Someone should pistol-whip Bobby Bare Jr. because he has decided to start coasting.
Written by Bob McMahon Wednesday, 06 September 2006 14:44
The Brooklyn trio has developed its... quaint My Bloody Valentine impersonation into a fully formed psych-rock beast, equally capable of soothing with gentle melodies as it is of slaughtering with a menacing attack.
Written by Pete Timmermann Wednesday, 06 September 2006 12:43
The best albums are always the ones that have to earn your liking them, and not the ones you like immediately.
Written by Jeremy Goldmeier Monday, 28 August 2006 05:48
For They Shoot Horses Don't They?, having seven members with buckets of manic energy makes for a particularly unique live experience.
Written by Jason Green Monday, 28 August 2006 03:36
Fronted by former L7 bassist and riot grrl extraordinaire Jennifer Precious Finch, the L.A.-based quintet deliciously blends brain-invading pop hooks with lightning-fast monster riffage, giving one a hint at what the Donnas might have sounded like had they worshipped at the altar of X and Motörhead instead of the Ramones and Mötley Crüe.
Written by Kate Estwing Monday, 28 August 2006 03:31
A full album will tell if the Late Cord can rise above comparisons to bands that have already been there and done that.
Written by Derek Lauer Monday, 28 August 2006 03:19
This is music that is just perfect for enjoying the outdoors.
Written by Kevin Renick Monday, 28 August 2006 03:14
This no-frills disc is a seamless document of a studio concert broadcast on Danish television around the time of the original release of Cash's legendary "Man in Black" single.
Written by Katie Bordner Monday, 28 August 2006 03:09
It could be the season of Cursive...but it's up to the greater forces to decide.
Written by David Lichius Monday, 28 August 2006 02:57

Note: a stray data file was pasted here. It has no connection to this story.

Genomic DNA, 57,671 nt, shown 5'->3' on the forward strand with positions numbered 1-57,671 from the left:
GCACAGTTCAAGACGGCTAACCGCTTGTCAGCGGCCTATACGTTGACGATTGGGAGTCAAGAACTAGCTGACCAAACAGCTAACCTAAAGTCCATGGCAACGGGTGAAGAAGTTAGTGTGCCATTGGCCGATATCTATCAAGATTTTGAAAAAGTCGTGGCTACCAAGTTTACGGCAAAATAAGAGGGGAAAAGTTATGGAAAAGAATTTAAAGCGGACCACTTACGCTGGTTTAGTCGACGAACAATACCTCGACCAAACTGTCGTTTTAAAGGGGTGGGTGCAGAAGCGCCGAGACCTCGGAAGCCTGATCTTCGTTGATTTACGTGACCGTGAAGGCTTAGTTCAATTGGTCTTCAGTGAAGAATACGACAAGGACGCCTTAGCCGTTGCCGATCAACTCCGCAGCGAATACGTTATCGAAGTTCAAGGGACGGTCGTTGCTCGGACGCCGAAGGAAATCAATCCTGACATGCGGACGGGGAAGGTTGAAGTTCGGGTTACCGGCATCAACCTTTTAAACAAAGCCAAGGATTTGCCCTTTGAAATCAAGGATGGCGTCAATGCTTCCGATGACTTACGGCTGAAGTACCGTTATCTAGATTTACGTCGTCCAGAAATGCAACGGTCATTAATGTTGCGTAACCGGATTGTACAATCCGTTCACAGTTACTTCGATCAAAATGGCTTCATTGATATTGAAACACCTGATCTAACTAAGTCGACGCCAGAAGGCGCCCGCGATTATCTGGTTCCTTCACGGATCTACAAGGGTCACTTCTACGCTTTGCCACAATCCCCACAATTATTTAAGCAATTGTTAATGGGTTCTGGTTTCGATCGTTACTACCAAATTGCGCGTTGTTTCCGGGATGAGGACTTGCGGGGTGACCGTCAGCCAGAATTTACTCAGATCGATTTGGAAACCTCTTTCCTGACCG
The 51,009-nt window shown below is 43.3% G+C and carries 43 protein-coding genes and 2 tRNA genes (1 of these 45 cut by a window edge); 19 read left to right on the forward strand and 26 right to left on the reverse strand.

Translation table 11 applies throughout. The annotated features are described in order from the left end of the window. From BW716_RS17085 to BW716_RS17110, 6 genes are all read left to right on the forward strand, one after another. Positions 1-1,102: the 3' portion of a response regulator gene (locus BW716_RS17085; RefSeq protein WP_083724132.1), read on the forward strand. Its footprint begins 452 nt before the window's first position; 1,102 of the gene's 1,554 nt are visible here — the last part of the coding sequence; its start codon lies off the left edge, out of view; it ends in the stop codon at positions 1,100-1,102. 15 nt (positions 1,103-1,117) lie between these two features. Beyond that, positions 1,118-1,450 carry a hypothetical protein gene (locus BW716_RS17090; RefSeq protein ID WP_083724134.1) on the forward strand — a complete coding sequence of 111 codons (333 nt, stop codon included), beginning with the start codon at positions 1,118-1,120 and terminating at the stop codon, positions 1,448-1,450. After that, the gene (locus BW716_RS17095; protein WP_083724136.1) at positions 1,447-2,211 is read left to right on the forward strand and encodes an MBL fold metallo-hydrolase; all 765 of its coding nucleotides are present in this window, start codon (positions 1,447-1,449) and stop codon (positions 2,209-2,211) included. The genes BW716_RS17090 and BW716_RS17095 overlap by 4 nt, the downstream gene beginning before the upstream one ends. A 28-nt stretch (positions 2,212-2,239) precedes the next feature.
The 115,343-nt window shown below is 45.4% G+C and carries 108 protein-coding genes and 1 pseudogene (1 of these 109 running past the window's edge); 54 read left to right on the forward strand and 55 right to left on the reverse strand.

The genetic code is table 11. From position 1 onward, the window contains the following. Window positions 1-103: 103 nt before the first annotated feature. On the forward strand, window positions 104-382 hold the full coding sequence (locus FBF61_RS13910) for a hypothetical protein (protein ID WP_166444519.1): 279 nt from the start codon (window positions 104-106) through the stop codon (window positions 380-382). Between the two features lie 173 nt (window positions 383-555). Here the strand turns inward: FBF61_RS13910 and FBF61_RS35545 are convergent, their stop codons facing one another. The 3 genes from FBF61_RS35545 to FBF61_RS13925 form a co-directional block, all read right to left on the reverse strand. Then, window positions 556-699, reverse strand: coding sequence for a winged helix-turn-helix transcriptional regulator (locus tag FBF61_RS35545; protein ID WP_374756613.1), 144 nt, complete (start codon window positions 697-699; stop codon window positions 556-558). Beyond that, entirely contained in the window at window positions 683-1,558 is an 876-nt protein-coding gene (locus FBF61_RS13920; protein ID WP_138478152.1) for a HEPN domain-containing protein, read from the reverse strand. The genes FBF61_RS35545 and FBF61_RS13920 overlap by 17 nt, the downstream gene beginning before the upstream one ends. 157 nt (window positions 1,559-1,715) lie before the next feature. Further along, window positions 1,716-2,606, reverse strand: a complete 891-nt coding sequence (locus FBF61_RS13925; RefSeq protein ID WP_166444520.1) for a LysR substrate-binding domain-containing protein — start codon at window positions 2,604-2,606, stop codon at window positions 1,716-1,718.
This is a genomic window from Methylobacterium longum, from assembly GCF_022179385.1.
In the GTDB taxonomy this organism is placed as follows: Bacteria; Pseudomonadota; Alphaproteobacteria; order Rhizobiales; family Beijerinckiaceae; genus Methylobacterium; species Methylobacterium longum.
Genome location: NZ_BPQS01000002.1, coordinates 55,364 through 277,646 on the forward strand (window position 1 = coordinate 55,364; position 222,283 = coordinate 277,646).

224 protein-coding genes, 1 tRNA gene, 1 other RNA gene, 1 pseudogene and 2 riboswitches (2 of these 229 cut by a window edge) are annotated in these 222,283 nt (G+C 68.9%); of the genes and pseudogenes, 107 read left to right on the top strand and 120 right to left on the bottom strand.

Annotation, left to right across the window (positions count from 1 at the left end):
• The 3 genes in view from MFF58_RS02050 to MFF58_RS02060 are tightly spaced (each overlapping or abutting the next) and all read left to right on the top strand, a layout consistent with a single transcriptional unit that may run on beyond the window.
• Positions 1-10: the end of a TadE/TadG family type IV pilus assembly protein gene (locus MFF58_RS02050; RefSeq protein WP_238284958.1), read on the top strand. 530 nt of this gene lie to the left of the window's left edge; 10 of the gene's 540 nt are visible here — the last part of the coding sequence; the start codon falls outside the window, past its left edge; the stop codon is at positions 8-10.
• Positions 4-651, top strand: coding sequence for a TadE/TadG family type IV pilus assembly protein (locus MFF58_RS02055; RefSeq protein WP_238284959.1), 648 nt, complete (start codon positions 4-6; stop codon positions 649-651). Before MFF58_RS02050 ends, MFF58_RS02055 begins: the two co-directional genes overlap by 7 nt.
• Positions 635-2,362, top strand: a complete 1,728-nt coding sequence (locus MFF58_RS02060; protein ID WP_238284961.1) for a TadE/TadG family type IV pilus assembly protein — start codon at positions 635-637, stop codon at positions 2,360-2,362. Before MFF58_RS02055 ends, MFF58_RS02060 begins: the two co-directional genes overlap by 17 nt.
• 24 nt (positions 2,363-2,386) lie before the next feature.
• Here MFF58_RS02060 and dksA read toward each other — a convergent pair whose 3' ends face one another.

With Cursive being the rare exception, Saddle Creek isn't exactly the first label you'd think of when it comes to rock.
Written by Aaron Richter Monday, 28 August 2006 01:43
The key, apparently, is to write songs that trounce decades, centuries even, with a narrative eye that reaches as far back as the Civil War and withheld funds for World War I veterans.
Written by Jim Campbell Monday, 28 August 2006 01:32
"Best of" compilations must be the format-du-jour as Legacy has recently unleashed a plethora of '80s retrospectives covering everything from pop to rock to rap.
Monday, 14 August 2006 06:22The above are the opinions of Fish in a Barrel, and not necessarily those of the editors of PLAYBACK:stl. Just the funny ones.
Monday, 14 August 2006 06:22
The music videos from this era find the Clan at its most charismatic, despite ultra-low budgets that have members repeatedly mugging for the camera with toy swords in hand and the festering decay of Staten Island looming behind them.
Monday, 14 August 2006 06:18
Emmanuel’s writing has a depth of emotion beyond the fretboard.
Monday, 14 August 2006 06:13
This no-frills disc is a seamless document of a studio concert broadcast on Danish television around the time of the original release of Cash’s legendary “Man in Black” single.
Monday, 14 August 2006 06:08Rather than singing songs about particle separation rooms, Midlake fills this album with images of stonecutters, animal hunting, and dense forests.
Monday, 14 August 2006 06:06As a young band still mapping out the extent of its rock powers, Priestess brings an energy of excited discovery to the proceedings.
Page 41 of 47
Monday, 18 November 2013 11:09
Friday, 01 November 2013 15:05
Thursday, 31 October 2013 22:19
Wednesday, 30 October 2013 03:42
Tuesday, 29 October 2013 13:03
Sunday, 24 November 2013 19:29
Sunday, 24 November 2013 19:09
Thursday, 21 November 2013 17:14
Tuesday, 19 November 2013 23:36
Friday, 15 November 2013 17:27
Wednesday, 11 December 2013 16:14
Wednesday, 11 December 2013 15:40
Wednesday, 11 December 2013 15:36
Wednesday, 11 December 2013 15:20
Wednesday, 11 December 2013 13:35